Dancing on a piano with projection mapping

Dancing on a piano with projection mapping
November 18, 2016 Projection Mapping Central
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Xiao Xiao from MIT Media Lab has a beautiful series of experiments fusing piano playing with projection mapping. Shown above, Andante, uses projection mapping and a player piano to create a compelling illusion where virtual characters create music by dancing on a piano. The thesis of the work explores the connection between the rhythm of walking and the rhythm of music.

“Based on a view of music pedagogy that emphasizes expressive, full-body communication early in the learning process, Andante promotes an understanding of the music rooted in the body, taking advantage of walking as one of the most fundamental human rhythms.”

MirrorFugue (above) is the ultimate player piano. After recording a performer playing the piano, a projector displays the performer’s hands on the piano keys and projects the performer onto a screen. The end result is a player piano that can record and replay duets between virtual and real world performers.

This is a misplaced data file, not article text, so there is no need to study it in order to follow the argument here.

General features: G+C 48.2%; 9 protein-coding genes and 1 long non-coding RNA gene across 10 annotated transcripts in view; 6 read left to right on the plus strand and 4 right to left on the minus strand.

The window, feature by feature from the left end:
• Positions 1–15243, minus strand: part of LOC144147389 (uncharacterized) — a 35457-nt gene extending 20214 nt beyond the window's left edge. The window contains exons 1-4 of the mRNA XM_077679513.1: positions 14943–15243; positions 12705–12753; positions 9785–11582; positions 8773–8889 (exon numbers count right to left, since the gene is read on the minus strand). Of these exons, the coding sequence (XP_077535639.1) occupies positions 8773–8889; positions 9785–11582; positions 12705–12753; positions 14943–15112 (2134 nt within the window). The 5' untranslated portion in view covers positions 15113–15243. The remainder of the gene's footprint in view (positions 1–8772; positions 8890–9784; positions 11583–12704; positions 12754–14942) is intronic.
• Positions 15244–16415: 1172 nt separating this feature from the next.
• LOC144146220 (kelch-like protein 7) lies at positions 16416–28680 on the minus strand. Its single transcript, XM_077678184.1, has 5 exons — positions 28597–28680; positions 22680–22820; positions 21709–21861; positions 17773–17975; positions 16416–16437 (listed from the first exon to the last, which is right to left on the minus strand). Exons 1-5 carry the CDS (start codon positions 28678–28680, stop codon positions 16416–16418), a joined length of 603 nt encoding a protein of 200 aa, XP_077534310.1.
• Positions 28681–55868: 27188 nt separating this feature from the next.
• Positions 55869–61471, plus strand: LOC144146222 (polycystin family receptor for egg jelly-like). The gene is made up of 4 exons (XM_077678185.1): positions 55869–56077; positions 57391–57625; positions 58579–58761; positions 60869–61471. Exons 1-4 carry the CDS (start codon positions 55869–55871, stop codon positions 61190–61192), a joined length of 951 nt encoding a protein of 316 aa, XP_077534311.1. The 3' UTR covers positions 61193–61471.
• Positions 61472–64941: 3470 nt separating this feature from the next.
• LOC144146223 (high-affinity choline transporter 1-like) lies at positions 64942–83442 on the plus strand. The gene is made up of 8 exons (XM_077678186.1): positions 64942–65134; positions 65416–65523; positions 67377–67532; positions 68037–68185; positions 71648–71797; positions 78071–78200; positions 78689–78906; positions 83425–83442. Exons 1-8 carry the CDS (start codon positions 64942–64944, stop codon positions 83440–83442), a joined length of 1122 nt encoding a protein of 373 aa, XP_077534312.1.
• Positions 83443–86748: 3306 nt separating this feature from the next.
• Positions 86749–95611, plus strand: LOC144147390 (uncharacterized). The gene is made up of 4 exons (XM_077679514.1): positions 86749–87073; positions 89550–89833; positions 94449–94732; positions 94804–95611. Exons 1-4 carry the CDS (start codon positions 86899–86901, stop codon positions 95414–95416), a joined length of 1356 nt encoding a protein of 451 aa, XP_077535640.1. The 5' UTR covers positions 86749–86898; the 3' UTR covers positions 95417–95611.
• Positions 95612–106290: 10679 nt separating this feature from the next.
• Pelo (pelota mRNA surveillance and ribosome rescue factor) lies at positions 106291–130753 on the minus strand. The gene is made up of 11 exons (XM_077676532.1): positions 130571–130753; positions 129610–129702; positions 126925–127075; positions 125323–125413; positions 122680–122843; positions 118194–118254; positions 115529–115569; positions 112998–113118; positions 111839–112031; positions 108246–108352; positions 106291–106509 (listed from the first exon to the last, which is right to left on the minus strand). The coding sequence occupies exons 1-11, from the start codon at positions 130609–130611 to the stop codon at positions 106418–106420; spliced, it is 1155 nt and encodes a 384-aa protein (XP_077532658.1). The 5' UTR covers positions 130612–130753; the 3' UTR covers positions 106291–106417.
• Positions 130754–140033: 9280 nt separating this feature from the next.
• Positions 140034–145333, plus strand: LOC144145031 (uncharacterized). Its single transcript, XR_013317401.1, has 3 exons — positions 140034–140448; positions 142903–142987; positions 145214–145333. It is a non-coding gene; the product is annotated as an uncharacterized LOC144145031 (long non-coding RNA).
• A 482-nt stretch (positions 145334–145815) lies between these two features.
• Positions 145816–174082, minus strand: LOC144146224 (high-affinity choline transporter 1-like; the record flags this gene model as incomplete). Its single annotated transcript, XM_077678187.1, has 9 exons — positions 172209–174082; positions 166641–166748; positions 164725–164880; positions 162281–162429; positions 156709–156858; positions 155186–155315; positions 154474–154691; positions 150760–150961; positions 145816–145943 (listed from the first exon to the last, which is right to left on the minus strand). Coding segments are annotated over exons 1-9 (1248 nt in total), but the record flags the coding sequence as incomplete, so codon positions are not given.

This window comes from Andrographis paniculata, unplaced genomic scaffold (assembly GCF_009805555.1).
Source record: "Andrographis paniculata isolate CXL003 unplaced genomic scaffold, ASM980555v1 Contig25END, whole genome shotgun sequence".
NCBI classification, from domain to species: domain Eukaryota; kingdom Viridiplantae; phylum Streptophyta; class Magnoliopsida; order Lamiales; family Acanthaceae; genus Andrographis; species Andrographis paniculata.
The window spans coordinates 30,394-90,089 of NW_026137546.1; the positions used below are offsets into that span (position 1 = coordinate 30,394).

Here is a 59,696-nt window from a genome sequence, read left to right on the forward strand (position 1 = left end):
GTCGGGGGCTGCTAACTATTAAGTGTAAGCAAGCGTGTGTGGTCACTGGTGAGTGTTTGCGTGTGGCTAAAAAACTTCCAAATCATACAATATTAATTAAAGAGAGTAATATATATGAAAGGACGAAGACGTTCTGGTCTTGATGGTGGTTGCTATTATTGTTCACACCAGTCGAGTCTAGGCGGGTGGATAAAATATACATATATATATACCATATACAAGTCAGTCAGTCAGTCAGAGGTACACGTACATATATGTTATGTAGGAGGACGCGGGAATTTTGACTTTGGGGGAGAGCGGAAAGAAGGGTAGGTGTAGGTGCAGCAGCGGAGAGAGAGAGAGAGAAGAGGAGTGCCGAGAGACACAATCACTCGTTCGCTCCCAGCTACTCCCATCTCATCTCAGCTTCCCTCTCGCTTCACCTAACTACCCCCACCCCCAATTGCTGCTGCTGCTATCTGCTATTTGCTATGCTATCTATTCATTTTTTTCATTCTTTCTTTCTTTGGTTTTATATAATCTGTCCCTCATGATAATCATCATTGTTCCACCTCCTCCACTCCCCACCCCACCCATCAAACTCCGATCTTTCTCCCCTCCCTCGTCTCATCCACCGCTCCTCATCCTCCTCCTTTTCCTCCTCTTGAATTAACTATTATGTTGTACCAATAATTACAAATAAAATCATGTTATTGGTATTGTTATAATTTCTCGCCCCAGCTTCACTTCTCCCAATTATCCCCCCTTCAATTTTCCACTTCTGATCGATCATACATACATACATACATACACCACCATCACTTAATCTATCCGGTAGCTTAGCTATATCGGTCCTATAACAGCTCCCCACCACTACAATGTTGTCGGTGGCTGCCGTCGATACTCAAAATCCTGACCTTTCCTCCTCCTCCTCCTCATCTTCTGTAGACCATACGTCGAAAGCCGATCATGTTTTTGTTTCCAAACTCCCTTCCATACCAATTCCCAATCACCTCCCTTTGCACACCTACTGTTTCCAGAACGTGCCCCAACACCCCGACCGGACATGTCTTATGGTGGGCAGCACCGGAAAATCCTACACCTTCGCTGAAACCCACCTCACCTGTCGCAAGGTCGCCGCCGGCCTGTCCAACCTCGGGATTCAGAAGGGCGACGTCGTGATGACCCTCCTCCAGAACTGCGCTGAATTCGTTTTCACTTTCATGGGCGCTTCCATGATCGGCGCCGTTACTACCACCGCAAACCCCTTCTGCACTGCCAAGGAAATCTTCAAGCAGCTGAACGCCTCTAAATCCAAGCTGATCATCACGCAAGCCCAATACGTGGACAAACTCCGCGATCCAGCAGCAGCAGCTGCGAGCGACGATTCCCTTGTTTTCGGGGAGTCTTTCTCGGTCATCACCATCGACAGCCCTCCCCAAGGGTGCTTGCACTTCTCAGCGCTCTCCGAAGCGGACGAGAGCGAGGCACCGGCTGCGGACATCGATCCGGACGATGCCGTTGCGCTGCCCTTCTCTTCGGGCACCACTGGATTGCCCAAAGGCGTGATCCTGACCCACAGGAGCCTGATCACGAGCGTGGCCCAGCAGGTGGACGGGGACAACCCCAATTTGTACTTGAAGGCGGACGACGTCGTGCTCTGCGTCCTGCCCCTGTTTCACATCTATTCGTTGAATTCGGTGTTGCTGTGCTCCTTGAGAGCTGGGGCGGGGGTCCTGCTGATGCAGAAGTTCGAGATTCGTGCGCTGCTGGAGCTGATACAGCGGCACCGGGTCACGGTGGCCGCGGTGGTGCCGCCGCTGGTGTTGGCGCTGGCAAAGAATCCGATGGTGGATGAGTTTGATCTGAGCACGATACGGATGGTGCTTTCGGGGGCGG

“The pianist is but an illusion of light and mirrors, a ghost at once present and absent”.


Perpetual Canon (above) shoots circles up in the air as each key is depressed, in a mesmerizing visualization. What is unique about Perpetual Canon compared to other piano projection mapping visualizations, is that when the circles fall back down the piano repeats the note. The piano is thus augmented into a completely different playing experience.


“Inspired by the intricate contrapuntal music of J.S. Bach, I wanted to create a machine that transforms any playing into a canon. Each note played by a pianist shoots up as a digital “canon ball” and echoes the original note with the same intensity as it falls back down into the key.”

This work was done in the Tangible Media Group led by Hiroshi Ishii.

You can see Xiao Xiao’s full thesis presentation below.

“This thesis introduces and examines methods for the capture and reproduction of music on the piano that maintains a tight coupling between the body and the physical instrument. Music playing originates in the body, which plays a central role in both performance and pedagogy. However, technology for the capture and reproduction of music has largely ignored the intricate relationship between the sound, the body and the instrument in the making and appreciation of music.”